A cigarette?

"June Newton" (1972) Helmut Newton

This is one of the nude photographs that has had an intense impact on me. The author, HELMUT NEWTON, is a specialist in photographing fashion models and nudes. In general, however, his photographs have always seemed to me a little artificial and his protagonists, women, in some way unreal. Always very beautiful, spectacular, with perfectly proportioned bodies. This perfection, however, makes them cold, distant and unreal as I mentioned. The frames where Newton usually places his models are also particular: luxury hotel rooms stuffed with sophisticated furniture, exclusive restaurants, fashion or jewellery stores, etc. Obviously for everything to fit together, the photographer usually chooses clothing that is limited to appropriate underwear and offers us a wide range of garters, stockings, brassieres, etc. Fine. The picture we are now looking at represents for me the antithesis of the formula so often used by Newton.

One day, tired of so much glamour, the author recovered for a moment the sense of the natural; maybe because he was photographing his wife and not a professional model. The truth is that for my taste he got it right. The picture is composed using a medium plane which offers good detail of the portrait and at the same time gives us significant information about the context in which the picture is taken. The foreground, slightly out of focus and with a little overexposure compared with the rest, shows us, without entering into detail and without distracting our attention, that dinner has just finished; a private dinner, without doubt intimate, that has probably taken place in the dinning room or kitchen of an apartment. And after comes the portrait. The face and the breasts or the breasts and the face; better said, both at the same time. The face with a relaxed, peaceful expression is clearly showing satisfaction, the well-being that a good dinner in good company has produced. Because you have the feeling that the dinner has been shared between the photographer and the model. She expresses this naturally, without pretence. To round things off June lights a cigarette, that cigarette that tastes so good after a meal. Maybe, at this point, we can sense one of the artificial elements that Newton can barely avoid in his photographs; the cigarette is already lit while the flame continuous to burn at a certain distance and the resulting pose is clear. No matter: the sensation is magnificently passed on without distortion. Finally, the poorly lit background gives a special relief to the central character.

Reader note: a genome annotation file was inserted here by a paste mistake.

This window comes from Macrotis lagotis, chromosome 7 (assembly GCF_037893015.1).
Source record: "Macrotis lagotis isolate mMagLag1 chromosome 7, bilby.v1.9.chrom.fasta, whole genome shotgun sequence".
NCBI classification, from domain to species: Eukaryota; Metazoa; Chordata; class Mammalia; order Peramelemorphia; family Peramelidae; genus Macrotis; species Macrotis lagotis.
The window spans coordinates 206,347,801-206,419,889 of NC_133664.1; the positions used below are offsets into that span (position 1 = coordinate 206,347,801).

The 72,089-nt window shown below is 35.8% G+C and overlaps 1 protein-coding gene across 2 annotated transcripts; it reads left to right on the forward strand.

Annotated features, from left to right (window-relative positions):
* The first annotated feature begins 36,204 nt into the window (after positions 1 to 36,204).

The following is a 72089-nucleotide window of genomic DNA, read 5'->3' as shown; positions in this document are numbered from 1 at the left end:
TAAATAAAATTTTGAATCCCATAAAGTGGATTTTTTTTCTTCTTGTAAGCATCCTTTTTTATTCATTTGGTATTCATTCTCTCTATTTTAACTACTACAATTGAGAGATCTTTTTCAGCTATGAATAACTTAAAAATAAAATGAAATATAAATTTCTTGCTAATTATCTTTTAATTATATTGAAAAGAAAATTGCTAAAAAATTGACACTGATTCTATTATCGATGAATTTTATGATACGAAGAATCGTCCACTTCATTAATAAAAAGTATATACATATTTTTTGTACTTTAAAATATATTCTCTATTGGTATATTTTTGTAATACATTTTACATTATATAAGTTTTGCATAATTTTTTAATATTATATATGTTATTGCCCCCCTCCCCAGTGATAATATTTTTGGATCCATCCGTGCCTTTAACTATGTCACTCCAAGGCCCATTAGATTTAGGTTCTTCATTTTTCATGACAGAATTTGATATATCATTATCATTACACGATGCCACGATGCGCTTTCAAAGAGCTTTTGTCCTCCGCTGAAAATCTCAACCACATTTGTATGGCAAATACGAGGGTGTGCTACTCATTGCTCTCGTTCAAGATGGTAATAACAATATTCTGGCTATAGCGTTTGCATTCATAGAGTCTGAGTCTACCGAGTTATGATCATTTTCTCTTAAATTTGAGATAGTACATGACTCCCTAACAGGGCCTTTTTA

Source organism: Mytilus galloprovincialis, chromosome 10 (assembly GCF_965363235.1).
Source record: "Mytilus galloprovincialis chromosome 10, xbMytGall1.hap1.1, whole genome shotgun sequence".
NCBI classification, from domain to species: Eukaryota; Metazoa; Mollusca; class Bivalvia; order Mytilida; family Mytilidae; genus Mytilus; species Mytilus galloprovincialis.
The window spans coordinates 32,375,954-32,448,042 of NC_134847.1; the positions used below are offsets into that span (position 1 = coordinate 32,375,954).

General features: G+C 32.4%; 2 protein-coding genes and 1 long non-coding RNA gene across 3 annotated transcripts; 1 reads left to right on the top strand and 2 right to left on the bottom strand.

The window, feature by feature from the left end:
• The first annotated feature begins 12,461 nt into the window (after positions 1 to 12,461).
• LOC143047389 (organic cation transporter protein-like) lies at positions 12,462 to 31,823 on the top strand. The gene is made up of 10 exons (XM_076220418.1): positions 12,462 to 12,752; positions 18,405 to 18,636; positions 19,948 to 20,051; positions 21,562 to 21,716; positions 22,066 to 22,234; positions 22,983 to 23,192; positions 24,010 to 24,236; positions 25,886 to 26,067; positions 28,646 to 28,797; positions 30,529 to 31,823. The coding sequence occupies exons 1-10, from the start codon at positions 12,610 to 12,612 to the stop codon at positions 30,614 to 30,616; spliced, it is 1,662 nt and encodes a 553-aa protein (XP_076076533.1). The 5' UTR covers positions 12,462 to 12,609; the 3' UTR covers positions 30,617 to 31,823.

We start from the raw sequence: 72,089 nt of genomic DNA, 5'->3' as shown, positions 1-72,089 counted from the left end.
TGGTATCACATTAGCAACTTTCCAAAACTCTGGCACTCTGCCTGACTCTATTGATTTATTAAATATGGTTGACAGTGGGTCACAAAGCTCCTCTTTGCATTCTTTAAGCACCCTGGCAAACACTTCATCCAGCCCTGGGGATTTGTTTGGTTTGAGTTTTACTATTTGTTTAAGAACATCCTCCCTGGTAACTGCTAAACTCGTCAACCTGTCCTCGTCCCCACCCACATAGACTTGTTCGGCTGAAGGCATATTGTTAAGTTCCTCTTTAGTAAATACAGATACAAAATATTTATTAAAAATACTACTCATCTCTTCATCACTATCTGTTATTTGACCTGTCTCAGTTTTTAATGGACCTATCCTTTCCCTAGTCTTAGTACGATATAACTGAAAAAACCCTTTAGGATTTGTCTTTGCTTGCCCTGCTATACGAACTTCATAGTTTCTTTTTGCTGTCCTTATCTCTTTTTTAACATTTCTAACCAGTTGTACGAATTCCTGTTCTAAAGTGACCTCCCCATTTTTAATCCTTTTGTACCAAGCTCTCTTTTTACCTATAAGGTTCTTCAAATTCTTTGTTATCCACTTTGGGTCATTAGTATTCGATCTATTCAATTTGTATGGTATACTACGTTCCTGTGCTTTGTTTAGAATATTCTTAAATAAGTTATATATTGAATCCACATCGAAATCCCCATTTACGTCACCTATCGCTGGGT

So to the nudity. The mature breasts, upon which the most intense light is directed, are offered generously, freely and thanks to the loosely opened dress appear framed like a work of art. They are presented to the photographer and the spectator naturally, without shame: as a final gift after the excellent dinner. Itís a second artificial element, of course, because we canít image that it is a typical after dinner event; but here is the magic of this image that manages to give a sensation of sensuality and well-being of a satisfying of the senses that is shared with the spectator. Itís a pity we werenít there Ö

All together this is a simple picture with a simple composition yet charged with a sensuality that without being domestic is believable, within reach of mere mortals and not like others, that belong exclusively to movie stars. An image and a sensuality that I felt in love with.